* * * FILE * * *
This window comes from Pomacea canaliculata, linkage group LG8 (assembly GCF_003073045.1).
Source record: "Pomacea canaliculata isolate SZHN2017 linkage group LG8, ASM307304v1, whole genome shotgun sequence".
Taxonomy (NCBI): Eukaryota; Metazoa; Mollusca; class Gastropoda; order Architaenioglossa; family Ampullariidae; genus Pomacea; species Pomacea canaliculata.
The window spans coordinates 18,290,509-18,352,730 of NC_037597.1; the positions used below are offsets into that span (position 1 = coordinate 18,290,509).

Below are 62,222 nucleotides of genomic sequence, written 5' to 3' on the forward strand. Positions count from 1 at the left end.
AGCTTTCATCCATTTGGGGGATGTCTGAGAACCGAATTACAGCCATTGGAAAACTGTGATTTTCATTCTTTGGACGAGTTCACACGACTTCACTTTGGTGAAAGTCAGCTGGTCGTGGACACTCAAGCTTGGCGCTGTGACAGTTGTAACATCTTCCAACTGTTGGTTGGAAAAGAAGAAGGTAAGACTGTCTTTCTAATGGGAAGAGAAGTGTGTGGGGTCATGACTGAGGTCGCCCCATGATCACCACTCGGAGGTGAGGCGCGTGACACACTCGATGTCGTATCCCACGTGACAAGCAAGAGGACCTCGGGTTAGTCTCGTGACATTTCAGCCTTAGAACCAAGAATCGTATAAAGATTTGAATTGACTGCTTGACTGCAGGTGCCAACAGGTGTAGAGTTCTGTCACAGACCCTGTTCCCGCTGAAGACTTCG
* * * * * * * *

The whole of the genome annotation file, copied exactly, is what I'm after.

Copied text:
This window comes from Pomacea canaliculata, linkage group LG8 (assembly GCF_003073045.1).
Source record: "Pomacea canaliculata isolate SZHN2017 linkage group LG8, ASM307304v1, whole genome shotgun sequence".
Taxonomy (NCBI): Eukaryota; Metazoa; Mollusca; class Gastropoda; order Architaenioglossa; family Ampullariidae; genus Pomacea; species Pomacea canaliculata.
The window spans coordinates 18,290,509-18,352,730 of NC_037597.1; the positions used below are offsets into that span (position 1 = coordinate 18,290,509).

Below are 62,222 nucleotides of genomic sequence, written 5' to 3' on the forward strand. Positions count from 1 at the left end.
AGCTTTCATCCATTTGGGGGATGTCTGAGAACCGAATTACAGCCATTGGAAAACTGTGATTTTCATTCTTTGGACGAGTTCACACGACTTCACTTTGGTGAAAGTCAGCTGGTCGTGGACACTCAAGCTTGGCGCTGTGACAGTTGTAACATCTTCCAACTGTTGGTTGGAAAAGAAGAAGGTAAGACTGTCTTTCTAATGGGAAGAGAAGTGTGTGGGGTCATGACTGAGGTCGCCCCATGATCACCACTCGGAGGTGAGGCGCGTGACACACTCGATGTCGTATCCCACGTGACAAGCAAGAGGACCTCGGGTTAGTCTCGTGACATTTCAGCCTTAGAACCAAGAATCGTATAAAGATTTGAATTGACTGCTTGACTGCAGGTGCCAACAGGTGTAGAGTTCTGTCACAGACCCTGTTCCCGCTGAAGACTTCG